The following are selected workouts of #WoW (Workout of the Week) column from our weekly newsletter. You can subscribe here to get these weekly running specific workouts delivered to your email.

Calf Raises Drill

The calf Raises drill is one of the easiest exercises to perform. It has two variations. The first variation involves calf raise from the flat heel position. The second variation includes calf raise with a heel-drop.

Calf Raises helps runners in multiple ways. At a basic level, it helps strengthen calf muscles, that includes posterior tibialis. The posterior Tibialis plays an essential role in controlling the foot arch, hence calf-raises are a good drill to build a strong foot arch and control pronation and foot stability. The second variation includes heel-drop also helps in stretching the calf, ankle & plantar, and adds further difficulty to Calf Raises.

How to do it?

This drill needs a step and support of a wall or railing

  • Stand on the step; with weight on the toes, and for balance hold a grill or wall with your hands as shown in figure A
  • Then raise yourself on the toes all the way, and hold it for 2-3 seconds as shown in figure B
  • Once you are in the position, bring your heels all the way down
  • In the calf-raises drill (first variation), hold the heel position once you reach the horizontal position as shown in figure A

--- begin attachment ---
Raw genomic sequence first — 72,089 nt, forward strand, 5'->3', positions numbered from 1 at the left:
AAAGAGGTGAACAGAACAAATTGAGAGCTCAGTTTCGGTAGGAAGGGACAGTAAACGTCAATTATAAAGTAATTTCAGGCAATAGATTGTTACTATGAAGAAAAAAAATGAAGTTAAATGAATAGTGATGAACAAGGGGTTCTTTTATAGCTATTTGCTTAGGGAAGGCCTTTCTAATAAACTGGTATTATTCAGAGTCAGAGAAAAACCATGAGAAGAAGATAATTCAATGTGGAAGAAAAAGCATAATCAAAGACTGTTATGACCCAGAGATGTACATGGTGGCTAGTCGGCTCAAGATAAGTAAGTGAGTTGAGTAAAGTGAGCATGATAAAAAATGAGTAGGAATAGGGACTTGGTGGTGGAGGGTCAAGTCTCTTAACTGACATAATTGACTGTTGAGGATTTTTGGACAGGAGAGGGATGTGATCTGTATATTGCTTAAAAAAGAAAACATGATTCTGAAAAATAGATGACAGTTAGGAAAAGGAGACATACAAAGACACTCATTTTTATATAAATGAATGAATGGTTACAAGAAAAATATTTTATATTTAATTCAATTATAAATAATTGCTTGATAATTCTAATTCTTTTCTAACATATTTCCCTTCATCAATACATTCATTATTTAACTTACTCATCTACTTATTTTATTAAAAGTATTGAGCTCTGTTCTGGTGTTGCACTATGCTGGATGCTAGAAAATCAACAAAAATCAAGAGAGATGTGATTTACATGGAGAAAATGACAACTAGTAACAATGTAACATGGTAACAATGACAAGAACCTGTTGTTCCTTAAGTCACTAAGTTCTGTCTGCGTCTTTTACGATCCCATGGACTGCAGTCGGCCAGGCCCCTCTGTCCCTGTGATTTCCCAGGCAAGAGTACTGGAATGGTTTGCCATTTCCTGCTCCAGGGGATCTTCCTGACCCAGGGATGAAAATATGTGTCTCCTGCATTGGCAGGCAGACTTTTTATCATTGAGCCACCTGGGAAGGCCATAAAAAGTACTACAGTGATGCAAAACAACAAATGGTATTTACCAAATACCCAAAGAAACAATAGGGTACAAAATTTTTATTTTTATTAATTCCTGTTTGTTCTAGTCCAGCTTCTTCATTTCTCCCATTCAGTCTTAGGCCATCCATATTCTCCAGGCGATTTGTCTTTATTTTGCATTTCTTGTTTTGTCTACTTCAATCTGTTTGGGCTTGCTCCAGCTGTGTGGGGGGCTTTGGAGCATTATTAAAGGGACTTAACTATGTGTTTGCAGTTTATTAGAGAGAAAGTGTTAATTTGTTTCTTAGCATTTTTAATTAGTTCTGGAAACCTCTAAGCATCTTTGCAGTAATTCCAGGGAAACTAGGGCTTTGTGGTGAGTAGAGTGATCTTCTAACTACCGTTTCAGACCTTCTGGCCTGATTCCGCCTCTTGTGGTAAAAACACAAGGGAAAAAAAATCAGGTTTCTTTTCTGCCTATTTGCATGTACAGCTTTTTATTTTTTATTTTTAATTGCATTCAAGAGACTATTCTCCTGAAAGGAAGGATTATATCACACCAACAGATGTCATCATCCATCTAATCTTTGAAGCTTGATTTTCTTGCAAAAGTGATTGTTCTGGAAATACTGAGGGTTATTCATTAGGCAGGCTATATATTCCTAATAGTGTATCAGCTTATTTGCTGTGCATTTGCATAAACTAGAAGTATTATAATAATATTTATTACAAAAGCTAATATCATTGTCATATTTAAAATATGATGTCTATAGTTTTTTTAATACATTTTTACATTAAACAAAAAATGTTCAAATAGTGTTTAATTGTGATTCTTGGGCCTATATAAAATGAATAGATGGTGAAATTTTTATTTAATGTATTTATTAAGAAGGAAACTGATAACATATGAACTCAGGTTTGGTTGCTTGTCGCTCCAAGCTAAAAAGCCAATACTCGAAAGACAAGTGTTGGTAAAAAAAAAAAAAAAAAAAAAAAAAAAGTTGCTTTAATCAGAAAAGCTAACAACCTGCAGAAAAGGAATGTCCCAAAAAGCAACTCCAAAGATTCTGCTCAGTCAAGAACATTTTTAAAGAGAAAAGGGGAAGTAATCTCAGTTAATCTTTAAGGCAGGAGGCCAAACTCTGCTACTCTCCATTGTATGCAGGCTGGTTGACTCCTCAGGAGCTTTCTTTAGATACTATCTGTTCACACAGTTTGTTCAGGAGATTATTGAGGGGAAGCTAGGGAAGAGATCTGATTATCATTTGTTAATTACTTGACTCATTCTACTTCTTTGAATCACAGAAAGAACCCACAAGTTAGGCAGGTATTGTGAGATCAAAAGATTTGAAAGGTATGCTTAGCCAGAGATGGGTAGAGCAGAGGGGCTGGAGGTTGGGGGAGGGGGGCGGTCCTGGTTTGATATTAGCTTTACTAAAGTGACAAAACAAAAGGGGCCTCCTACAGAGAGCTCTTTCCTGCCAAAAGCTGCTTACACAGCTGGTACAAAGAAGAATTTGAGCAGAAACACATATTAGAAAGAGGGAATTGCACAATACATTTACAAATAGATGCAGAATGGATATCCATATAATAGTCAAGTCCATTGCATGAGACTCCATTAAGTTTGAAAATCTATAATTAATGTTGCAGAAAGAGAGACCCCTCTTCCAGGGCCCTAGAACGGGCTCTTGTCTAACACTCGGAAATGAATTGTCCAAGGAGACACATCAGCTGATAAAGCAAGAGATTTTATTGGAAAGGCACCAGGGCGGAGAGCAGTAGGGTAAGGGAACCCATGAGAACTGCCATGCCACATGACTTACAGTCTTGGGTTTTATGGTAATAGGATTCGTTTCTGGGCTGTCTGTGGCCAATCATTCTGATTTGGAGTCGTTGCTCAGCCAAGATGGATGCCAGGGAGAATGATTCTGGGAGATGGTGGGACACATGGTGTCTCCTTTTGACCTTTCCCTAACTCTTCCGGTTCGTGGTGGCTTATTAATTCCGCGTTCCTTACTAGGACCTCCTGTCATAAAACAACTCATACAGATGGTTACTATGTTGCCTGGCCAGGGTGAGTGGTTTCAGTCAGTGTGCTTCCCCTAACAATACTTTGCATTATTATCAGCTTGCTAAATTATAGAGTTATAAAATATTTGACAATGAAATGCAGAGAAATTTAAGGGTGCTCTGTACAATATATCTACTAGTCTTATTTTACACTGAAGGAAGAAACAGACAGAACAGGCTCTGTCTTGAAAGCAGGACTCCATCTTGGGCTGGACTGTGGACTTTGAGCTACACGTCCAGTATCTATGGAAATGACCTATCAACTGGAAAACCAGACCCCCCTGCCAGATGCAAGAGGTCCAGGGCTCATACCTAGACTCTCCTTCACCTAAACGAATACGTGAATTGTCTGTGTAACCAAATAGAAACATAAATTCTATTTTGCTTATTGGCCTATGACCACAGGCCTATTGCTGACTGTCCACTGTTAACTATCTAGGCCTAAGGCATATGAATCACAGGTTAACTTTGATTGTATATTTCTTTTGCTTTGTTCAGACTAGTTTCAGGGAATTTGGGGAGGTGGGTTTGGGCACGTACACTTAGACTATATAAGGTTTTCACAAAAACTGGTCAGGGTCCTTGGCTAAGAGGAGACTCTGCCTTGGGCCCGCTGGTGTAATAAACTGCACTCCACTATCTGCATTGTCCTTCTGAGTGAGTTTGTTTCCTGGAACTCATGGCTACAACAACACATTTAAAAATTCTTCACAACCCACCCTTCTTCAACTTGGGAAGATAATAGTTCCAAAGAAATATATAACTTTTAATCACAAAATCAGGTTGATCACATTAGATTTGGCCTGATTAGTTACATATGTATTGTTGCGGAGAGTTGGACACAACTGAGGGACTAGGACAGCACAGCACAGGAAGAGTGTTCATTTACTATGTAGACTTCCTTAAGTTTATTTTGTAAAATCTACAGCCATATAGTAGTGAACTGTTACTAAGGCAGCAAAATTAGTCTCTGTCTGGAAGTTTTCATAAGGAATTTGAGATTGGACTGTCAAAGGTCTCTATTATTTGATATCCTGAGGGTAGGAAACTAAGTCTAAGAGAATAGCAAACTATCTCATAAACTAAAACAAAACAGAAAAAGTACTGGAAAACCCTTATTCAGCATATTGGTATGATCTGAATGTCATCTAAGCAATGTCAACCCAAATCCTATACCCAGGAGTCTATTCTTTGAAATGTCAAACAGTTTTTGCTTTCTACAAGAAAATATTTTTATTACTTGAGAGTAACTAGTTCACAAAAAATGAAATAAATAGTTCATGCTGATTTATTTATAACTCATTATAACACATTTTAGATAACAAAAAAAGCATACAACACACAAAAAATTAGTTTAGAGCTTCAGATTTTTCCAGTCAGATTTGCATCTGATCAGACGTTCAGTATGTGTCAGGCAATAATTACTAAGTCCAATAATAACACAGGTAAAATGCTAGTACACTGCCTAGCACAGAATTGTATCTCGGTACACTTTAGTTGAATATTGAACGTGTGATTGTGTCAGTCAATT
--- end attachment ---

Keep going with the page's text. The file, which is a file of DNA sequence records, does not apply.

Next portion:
• In calf raises with heel-drop (second variation), bring the heel down all the way (not touching the ground) so the calf feels the full stretch as shown in figure C.
  • Bring the heel back to position as shown in figure A.
  • Repeat this as many times as prescribed.

When to do it?

Do it twice a week with 20 to 30 repetitions as part of your strength training. Once you are used to doing it with both legs; try doing it with only one leg while the other leg is taken off the ground.

Bent Knee Calf Raises

Bent Knee Calf Raises, is a variation that particularly works on strengthening soleus muscles.

How to do it?

To be effective this workout is done using external weights.

  • Stand on both legs with dumbbells held in your arms or barbell on the back shoulders (as shown in the figure A)
  • As the name suggests the workout involves bending the knee
  • Once your knees are in a bent position, raise the calf by plantar flexing the ankle (as shown in figure B)
  • Once at the top position, slowly descend back to the ground and rest the feet.

When to do it?

It is ideal to include it as part of your strength training routine. 3 sets of 20 reps on each side is a good starting point.

Single Leg Hops

Single-leg hops is a plyometric drill that helps in developing power, simultaneously improving our balance & stability. This exercise helps in coordination between ankle extension, knee extension, and the firing of glutes to optimize power and balance.